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Bankrupt JCPenney Owes More Than $32 Million to Nike — Plus Millions to Adidas, New Balance

New details are emerging in the JCPenney bankruptcy.

The struggling retailer filed for Chapter 11 protection in federal bankruptcy court for the Southern District of Texas on Friday evening. According to the filing, JCPenney had $500 million in cash at hand and received debtor-in-possession financing commitments of $900 million. The company listed its assets in the range of $1 billion to $10 billion — the same as its estimated liabilities.

According to court documents obtained by FN, JCPenney has over $1 billion in unsecured senior notes, for which Wilmington Trust serves as trustee. After that, the retailer’s largest creditor is Nike, with an owed balance of more than $32 million. JCPenney owes over $7 million to Adidas, about $5.7 million to Van Heusen Sportswear and nearly $4 million to Footwear Unlimited, parent to Baretraps and Andrew Geller. Additionally, New Balance has an unsecured claim of roughly $3.2 million.

For several years, JCPenney has struggled with declining sales, numerous leadership changes and increased digital competition. Since taking the helm in October 2018, CEO Jill Soltau has shut down under-performing stores and brought on new talent to revive the business. The Plano, Texas-based company also hired debt restructuring advisers in mid-July as part of its turnaround plan, as well as experimented with new strategies including tapping into the outdoor and consignment markets and launching a curbside pickup program.

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Nonetheless, investors had largely lost faith in the retailer, pushing its stock below $1 and putting it at risk of being delisted from the New York Stock Exchange. Then came the coronavirus pandemic: Two weeks after shuttering its 850 stores in mid-March due to government-mandated closures, JCPenney announced that it would furlough scores of workers and take additional actions to maintain its financial flexibility. Two months ago, JCPenney tapped roughly $1.25 billion from its $2.35 billion revolving credit line. Its debt load sits at about $4 billion.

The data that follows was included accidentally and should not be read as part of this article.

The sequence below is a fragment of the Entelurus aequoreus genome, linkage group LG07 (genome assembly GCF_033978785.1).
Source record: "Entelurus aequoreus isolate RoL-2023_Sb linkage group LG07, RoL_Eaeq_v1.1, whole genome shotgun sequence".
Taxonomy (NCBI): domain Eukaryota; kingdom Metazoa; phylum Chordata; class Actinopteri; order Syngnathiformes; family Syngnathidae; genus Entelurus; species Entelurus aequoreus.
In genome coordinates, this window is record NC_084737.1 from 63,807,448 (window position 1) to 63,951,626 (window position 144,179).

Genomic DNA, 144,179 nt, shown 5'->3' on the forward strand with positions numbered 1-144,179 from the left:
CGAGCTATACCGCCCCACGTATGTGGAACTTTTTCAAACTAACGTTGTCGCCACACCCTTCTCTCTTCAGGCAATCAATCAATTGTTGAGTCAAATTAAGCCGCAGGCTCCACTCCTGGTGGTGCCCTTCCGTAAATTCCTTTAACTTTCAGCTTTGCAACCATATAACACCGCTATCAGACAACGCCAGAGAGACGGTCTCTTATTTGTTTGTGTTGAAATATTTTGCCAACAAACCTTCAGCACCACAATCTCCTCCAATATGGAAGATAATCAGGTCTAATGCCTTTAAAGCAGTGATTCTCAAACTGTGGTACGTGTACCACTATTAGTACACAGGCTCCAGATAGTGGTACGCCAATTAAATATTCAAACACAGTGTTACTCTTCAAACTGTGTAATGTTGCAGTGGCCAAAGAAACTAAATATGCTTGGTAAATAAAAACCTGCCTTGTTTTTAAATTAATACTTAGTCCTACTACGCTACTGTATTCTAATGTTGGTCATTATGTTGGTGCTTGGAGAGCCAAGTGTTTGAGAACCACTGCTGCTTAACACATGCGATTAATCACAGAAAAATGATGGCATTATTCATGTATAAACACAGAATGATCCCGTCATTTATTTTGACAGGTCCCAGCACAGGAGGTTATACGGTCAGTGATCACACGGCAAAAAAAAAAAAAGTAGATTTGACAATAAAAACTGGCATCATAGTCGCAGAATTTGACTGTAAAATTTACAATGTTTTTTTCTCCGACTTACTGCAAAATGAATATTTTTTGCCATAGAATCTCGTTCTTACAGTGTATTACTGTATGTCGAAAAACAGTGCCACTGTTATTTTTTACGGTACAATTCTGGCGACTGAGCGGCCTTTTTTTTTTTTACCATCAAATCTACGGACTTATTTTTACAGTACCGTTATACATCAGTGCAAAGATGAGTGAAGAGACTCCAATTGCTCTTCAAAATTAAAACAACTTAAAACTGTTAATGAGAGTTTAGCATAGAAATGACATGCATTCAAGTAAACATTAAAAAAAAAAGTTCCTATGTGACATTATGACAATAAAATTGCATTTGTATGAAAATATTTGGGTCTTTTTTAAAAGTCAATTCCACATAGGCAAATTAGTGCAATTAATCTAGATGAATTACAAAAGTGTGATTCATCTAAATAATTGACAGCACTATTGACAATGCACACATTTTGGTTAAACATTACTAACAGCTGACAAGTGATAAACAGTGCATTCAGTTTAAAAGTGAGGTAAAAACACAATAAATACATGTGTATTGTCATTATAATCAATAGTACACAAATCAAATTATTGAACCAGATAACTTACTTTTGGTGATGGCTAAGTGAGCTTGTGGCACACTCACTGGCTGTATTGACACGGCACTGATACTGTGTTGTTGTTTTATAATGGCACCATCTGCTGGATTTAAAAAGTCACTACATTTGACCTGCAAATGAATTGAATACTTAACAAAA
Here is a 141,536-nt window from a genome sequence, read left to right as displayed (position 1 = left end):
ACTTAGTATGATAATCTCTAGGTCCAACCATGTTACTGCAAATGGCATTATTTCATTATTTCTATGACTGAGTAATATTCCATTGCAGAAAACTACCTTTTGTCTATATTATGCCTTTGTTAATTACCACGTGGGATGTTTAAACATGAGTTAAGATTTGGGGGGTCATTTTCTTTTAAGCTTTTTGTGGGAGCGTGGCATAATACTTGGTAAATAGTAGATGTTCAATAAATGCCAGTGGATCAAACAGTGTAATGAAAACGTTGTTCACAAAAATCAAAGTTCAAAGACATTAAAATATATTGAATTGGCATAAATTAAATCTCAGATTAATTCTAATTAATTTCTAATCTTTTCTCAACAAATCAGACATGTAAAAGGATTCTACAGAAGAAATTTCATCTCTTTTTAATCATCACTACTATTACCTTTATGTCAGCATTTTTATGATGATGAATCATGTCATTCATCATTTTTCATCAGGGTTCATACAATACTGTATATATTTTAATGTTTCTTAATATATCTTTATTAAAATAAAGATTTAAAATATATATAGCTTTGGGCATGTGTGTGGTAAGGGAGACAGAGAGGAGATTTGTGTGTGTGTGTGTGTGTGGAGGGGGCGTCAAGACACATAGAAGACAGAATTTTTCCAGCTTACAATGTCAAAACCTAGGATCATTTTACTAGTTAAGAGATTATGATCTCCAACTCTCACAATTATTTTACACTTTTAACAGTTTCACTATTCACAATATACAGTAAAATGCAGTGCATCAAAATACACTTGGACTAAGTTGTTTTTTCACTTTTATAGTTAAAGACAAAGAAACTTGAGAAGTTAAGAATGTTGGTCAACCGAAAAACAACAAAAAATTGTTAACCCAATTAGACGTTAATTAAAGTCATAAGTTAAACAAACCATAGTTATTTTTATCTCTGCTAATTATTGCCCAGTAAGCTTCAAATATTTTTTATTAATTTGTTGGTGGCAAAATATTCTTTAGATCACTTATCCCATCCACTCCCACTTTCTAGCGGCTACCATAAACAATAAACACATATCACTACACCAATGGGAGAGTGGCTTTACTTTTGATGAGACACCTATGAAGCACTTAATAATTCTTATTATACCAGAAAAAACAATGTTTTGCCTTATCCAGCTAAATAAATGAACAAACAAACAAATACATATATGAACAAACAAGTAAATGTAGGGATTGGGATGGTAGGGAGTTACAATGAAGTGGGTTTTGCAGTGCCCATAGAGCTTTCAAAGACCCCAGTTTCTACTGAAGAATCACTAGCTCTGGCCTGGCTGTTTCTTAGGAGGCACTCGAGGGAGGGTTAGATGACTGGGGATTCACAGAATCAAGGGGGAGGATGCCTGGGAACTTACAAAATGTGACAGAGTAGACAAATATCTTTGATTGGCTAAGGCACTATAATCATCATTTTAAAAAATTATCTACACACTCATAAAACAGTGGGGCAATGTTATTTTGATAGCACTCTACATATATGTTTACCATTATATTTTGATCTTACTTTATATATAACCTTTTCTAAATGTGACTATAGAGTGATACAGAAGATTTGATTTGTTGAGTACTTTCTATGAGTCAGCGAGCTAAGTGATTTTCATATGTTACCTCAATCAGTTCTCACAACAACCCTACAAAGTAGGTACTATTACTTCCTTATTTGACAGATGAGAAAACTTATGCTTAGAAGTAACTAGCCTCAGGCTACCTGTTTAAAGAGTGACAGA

According to court documents, JCPenney is planning to split into two public companies as it reemerges from bankruptcy — separating its retail business from a real estate investment trust — in order to shore up more liquidity. At the time of its filing, the retailer operated about 850 stores nationwide, but it plans to shed an unspecified number of units permanently as part of its restructuring. (It will announce the locations slated for closure in the weeks to come.) As of last week, JCPenney had reopened 41 stores post-pandemic and is offering curbside pickup at an additional seven units. However, the bulk of its fleet remains shut.

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